U.S. Centers for Disease Control and Prevention Director Rochelle Walensky has experienced a COVID rebound after a course of Paxlovid, the federal health agency announced Monday morning.
She is isolating at home and will participate in meetings virtually, the agency added.
Walensky joins a short list of prominent U.S. pandemic figures, including President Joe Biden and presidential physician Dr. Anthony Fauci, who’ve tested negative, then positive again after taking the popular drug, prescribed for those with documented COVID who are at high risk for severe disease.
Just how rare are rebounds?
Paxlovid, approved for use by the U.S. Food and Drug Administration under an emergency use authorization, has become known for its “rebound cases,” referred to by the CDC as a “brief return of symptoms.”
Such rebounds, however, can happen with or without Paxlovid, Andy Pekosz, virologist at the Johns Hopkins Bloomberg School of Public Health, recently told Fortune.
While the U.S. Centers for Disease Control and Prevention says that COVID rebounds are rare, they could be more common than we know, as most individuals with COVID stop testing after they receive a negative result, he added.
“After I finished the five days of Paxlovid, I reverted to negative on an antigen test for three days in a row,” Fauci, 81, said during an event at Foreign Policy’s Global Health Forum, Bloomberg reported. “And then on the fourth day, just to be absolutely certain, I tested myself again.”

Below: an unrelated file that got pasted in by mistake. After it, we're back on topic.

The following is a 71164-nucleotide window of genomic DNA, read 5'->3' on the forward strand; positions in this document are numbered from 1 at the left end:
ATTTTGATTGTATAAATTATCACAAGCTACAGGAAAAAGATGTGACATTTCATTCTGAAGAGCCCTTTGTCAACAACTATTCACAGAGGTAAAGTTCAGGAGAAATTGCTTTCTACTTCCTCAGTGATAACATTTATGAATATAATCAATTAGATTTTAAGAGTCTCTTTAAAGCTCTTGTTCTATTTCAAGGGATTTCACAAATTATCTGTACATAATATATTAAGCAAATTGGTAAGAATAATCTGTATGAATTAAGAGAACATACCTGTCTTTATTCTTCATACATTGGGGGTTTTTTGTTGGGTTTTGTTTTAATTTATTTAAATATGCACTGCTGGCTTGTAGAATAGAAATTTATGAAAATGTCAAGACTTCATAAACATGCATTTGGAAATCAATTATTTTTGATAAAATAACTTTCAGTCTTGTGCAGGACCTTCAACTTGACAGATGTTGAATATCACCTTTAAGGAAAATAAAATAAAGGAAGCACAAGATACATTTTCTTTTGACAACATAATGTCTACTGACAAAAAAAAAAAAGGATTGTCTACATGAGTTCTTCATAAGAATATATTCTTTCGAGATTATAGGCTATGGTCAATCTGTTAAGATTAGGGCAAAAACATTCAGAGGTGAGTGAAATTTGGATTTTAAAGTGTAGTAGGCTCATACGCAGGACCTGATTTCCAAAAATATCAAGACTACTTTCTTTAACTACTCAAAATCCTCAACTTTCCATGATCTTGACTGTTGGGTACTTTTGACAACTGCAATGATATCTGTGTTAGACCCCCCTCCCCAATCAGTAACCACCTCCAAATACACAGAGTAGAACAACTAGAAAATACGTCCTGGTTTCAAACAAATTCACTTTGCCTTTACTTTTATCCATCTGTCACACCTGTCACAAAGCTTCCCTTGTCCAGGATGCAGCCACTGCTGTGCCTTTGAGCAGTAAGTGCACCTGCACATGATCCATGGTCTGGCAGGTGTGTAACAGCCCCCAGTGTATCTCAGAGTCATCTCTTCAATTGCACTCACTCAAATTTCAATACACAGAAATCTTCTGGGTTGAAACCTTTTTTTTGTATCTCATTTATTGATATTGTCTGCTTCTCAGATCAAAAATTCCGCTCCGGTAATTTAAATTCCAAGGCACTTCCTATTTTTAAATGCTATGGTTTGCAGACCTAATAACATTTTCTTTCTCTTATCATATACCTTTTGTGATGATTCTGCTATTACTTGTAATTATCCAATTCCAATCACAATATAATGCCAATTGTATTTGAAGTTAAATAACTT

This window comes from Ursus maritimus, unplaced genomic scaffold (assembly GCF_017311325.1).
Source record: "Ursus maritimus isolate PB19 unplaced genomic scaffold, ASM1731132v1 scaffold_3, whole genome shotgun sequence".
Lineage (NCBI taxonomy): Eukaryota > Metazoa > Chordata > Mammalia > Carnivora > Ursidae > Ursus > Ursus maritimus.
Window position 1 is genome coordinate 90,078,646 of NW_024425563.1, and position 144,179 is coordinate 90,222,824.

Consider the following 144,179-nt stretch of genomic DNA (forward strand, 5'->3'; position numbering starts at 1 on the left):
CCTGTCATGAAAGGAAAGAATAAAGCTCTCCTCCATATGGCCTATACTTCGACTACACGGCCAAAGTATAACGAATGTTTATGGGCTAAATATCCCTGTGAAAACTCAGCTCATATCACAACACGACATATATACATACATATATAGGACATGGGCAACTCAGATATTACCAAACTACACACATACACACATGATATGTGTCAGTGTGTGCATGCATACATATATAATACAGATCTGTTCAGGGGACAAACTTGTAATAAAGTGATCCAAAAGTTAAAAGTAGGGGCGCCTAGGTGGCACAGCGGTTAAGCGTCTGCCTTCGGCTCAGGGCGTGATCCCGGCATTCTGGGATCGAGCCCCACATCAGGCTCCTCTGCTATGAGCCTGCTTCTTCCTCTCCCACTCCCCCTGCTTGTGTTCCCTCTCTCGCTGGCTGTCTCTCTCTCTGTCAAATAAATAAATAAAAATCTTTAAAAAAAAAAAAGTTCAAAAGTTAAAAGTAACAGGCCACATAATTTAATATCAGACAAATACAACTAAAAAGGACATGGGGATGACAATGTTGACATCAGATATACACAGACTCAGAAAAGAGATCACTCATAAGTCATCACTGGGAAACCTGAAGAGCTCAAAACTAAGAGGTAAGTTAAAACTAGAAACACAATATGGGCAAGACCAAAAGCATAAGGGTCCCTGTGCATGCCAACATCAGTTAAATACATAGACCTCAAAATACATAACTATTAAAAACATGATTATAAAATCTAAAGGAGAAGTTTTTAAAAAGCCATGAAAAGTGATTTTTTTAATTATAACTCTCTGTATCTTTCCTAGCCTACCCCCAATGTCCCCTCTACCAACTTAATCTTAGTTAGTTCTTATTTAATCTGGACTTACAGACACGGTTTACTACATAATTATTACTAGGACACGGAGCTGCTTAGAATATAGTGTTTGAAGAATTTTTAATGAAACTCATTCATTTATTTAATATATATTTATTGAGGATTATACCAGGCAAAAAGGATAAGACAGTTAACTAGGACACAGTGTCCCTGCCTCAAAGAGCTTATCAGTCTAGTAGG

“I reverted back to positive.”
Fauci began a second course of Paxlovid when symptoms emerged “much worse than the first go-around,” he said. In May the CDC issued a health advisory about such rebounds, saying there was no evidence that additional treatment is needed for rebound cases.
In June, Pfizer, which manufactures Paxlovid, announced that it would stop adding new participants to a trial of the drug among COVID patients at low risk of hospitalization and death. The study failed to demonstrate that the drug reduced symptoms, or hospitalizations and deaths, in a statistically significant way, according to Bloomberg.
But Paxlovid may be undeservedly gaining a bad rap, Pekosz cautioned.
“I’ll still point to the fact that it’s working in terms of keeping people out of the hospital—that’s the most important thing right now,” he said, adding that it may need to be retooled to better address Omicron subvariants.
Image Credit: Pfizer
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